Father Z says: Be sure to pray for the departed. Pray for them!

    Capitals are better!

    PRAY FOR THEM!

    Many years ago in Rome, I visited the Piccolo Museo del Purgatorio – very sobering, here’s an example:

    http://3.bp.blogspot.com/-RPcBo3keJ-s/UJODb1GW1EI/AAAAAAAABrk/tnwzMincEKA/s1600/Purgatory+Hand+Print.jpg

    Brother Modestino of Pietrelcina once asked Padre Pio: “Father, what have you to say about the fires of Purgatory?” and Padre Pio answered: “If the Lord were to give permission to the soul to pass from that fire to the greatest fire on earth, it would be like passing from hot water to cool water”. (from “The Holy Souls” by Frate Alessio Parente, OFM Cap.).

    There is another passage in this same book which explains further why we have a duty to pray for the Holy Souls:

    Finally, it is our duty to pray for those who are in Purgatory owing to error on our part. We often think that a sin we commit in a hidden way, unknown to anybody else, has no effect on others. But this is not true. Every sin affects our character, our attitude to others, and life in general. So no sin is personal. What a responsibility this is! And yet who among us can say that he has never committed any act or pronounced any words which have led to the downfall of our brothers, spiritually speaking? You will probably say that it is not always easy to know these souls. This is of no importance! God knows who they are, and it is our duty to remember them in a special way every day, for it is perhaps partly owing to our errors that they find themselves in their present position.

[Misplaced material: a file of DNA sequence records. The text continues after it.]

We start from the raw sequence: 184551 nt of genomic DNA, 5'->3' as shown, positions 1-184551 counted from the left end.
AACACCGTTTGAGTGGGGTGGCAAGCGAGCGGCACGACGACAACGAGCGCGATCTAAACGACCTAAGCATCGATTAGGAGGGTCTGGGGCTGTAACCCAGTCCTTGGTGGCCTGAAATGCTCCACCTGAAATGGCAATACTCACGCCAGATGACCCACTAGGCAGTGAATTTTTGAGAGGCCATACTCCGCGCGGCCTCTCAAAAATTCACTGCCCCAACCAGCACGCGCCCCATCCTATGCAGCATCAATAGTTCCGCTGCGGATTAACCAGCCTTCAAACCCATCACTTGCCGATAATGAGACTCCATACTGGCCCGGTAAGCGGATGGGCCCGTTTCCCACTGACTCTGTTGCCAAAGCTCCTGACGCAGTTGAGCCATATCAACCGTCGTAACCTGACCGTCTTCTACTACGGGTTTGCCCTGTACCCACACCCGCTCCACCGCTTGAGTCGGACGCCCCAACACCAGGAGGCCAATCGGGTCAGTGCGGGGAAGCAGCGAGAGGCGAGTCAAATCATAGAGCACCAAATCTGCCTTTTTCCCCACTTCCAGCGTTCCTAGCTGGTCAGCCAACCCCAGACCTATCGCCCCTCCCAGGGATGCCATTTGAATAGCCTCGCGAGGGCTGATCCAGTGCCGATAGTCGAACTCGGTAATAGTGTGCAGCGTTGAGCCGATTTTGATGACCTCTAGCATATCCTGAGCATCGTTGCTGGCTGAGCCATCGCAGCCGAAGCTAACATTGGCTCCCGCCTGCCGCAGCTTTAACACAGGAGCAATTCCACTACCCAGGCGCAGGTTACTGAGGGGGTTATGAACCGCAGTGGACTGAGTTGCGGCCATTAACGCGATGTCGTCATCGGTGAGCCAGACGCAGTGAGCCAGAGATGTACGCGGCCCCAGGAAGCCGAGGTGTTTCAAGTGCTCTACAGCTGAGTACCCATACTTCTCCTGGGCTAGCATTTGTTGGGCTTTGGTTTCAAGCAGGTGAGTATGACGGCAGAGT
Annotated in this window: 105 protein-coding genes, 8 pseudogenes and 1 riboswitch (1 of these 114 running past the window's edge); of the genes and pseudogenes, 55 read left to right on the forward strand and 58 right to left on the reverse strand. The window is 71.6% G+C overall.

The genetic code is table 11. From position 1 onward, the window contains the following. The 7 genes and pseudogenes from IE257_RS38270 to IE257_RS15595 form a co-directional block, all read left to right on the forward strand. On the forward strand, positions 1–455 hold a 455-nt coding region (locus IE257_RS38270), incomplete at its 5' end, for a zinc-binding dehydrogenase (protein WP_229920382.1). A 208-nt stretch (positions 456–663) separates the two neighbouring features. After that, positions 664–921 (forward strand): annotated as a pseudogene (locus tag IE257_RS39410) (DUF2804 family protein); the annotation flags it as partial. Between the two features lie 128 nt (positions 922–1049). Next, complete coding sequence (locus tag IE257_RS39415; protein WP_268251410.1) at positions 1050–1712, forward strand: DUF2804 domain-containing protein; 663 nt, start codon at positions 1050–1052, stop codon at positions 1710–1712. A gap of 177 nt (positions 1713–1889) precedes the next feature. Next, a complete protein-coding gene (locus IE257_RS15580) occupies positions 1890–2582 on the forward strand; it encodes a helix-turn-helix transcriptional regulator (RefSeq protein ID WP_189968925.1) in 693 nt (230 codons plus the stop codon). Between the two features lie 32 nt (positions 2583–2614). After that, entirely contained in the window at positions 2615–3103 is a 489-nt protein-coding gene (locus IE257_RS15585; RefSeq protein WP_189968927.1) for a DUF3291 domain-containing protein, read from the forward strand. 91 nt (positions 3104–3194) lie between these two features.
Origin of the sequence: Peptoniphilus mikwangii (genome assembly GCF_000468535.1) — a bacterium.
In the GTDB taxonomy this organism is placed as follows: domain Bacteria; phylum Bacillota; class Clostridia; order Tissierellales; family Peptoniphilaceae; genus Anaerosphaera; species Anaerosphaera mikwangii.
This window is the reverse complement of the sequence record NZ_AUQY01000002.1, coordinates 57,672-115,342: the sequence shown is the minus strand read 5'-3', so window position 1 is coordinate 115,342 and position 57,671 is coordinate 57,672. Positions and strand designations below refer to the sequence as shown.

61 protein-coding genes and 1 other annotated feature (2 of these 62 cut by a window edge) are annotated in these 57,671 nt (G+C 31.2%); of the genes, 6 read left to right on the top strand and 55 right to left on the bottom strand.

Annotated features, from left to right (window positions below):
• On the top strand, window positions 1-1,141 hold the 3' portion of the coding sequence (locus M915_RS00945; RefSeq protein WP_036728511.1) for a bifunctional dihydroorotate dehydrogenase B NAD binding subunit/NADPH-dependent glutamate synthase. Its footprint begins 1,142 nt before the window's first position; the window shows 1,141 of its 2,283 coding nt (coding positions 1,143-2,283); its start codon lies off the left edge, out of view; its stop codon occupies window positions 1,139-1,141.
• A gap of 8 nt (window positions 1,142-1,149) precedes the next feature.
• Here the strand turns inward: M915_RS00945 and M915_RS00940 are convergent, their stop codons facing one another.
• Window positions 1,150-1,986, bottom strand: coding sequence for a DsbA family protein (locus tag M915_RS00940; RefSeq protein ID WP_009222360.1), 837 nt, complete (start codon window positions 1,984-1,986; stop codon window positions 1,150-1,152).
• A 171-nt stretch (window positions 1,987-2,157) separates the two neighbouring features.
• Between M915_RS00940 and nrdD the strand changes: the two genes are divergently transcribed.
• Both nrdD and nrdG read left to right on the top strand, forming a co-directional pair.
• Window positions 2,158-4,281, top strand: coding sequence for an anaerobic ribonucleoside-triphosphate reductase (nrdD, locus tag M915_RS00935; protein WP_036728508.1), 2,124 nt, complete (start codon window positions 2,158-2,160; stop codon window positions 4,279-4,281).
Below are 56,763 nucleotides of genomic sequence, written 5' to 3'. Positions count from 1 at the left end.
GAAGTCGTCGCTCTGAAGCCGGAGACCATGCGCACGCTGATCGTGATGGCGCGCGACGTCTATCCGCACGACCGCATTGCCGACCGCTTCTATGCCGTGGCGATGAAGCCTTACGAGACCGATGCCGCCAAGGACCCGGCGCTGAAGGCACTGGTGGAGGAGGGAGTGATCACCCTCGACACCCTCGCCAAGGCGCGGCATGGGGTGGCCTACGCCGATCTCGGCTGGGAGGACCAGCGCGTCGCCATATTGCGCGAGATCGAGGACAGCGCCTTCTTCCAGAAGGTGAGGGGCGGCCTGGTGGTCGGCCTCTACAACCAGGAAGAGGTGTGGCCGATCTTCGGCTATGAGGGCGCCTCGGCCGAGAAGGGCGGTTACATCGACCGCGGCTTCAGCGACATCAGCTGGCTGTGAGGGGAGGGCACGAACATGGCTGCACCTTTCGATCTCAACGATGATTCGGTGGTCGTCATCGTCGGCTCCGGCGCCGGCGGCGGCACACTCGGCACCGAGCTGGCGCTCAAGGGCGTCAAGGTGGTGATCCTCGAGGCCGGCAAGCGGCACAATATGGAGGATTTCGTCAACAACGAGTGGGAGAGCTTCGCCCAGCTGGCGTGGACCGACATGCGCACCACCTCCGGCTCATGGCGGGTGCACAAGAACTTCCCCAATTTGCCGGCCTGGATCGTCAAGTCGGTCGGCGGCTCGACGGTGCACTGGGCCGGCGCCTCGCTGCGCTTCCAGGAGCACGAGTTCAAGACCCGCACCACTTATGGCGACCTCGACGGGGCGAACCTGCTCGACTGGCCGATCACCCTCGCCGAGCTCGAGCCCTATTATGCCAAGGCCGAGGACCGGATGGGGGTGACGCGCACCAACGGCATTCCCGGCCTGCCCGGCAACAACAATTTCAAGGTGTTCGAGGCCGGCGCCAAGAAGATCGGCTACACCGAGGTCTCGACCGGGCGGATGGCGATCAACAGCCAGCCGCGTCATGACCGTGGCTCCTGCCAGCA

…..Because of the existence of the Communion of Saints, the Holy Souls in Purgatory form part of our large family. Therefore, our sufferings are theirs and vice versa. Their need of us is immense, given the extent and duration of their sufferings. They continually appeal to our charity. The means we have at our disposal to do this are enormous, so we must not forget them.”

    “The Holy Souls” by Frate Alessio Parente, OFM Cap. (Edizioni Padre Pio da Pietrelcina)

  8. Kypapist says:

    The great saving grace of Monnica is that she put God before her son. She admitted that her son was a sinner and that he needed to repent and change his ways. This is the great example which is so needed by parents today who defend their children and refuse to admit their behavior is sinful, going so far as to attack the Church and claim that the Church is teaching error. They really need to be called to account for this. St. Monnica, pray for us.

  9. Venerator Sti Lot says:

    Not least in relation to Kypapist’s comment, I have read that this date for the feast of St. Monnica comes from the the calendar of the Austin Canons where it precedes the commemoration of the conversion of St. Augustine on 5 May.

    I have also just learned that St. Augustine refers to St. Monnica as “nostra mater” in his early work De Beata Vita, not just because his brothers also take part in the conversation on his birthday recorded there as well as St. Monnica, for of her he says, “cuius meriti credo esse omne quod vivo”. (I have not yet found an easily accessible complete translation of this work on line…)